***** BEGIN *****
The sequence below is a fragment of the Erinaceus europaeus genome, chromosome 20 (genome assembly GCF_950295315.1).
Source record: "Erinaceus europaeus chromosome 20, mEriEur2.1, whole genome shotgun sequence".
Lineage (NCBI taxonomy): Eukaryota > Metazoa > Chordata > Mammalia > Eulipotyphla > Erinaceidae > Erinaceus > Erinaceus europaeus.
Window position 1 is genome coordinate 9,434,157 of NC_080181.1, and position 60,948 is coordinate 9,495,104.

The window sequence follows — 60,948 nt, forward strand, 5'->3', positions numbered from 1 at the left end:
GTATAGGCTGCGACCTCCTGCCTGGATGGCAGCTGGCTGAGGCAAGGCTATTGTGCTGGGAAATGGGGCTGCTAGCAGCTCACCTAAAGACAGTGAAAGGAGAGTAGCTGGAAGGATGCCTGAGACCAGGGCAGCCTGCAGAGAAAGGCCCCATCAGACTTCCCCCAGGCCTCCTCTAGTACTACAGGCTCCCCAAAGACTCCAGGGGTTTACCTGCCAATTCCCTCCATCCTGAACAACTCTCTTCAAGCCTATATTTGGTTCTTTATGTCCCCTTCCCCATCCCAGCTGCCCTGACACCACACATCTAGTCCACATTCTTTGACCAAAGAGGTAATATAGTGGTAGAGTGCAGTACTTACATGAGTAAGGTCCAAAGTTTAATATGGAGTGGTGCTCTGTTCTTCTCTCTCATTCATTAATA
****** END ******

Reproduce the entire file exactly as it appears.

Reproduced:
The sequence below is a fragment of the Erinaceus europaeus genome, chromosome 20 (genome assembly GCF_950295315.1).
Source record: "Erinaceus europaeus chromosome 20, mEriEur2.1, whole genome shotgun sequence".
Lineage (NCBI taxonomy): Eukaryota > Metazoa > Chordata > Mammalia > Eulipotyphla > Erinaceidae > Erinaceus > Erinaceus europaeus.
Window position 1 is genome coordinate 9,434,157 of NC_080181.1, and position 60,948 is coordinate 9,495,104.

The window sequence follows — 60,948 nt, forward strand, 5'->3', positions numbered from 1 at the left end:
GTATAGGCTGCGACCTCCTGCCTGGATGGCAGCTGGCTGAGGCAAGGCTATTGTGCTGGGAAATGGGGCTGCTAGCAGCTCACCTAAAGACAGTGAAAGGAGAGTAGCTGGAAGGATGCCTGAGACCAGGGCAGCCTGCAGAGAAAGGCCCCATCAGACTTCCCCCAGGCCTCCTCTAGTACTACAGGCTCCCCAAAGACTCCAGGGGTTTACCTGCCAATTCCCTCCATCCTGAACAACTCTCTTCAAGCCTATATTTGGTTCTTTATGTCCCCTTCCCCATCCCAGCTGCCCTGACACCACACATCTAGTCCACATTCTTTGACCAAAGAGGTAATATAGTGGTAGAGTGCAGTACTTACATGAGTAAGGTCCAAAGTTTAATATGGAGTGGTGCTCTGTTCTTCTCTCTCATTCATTAATA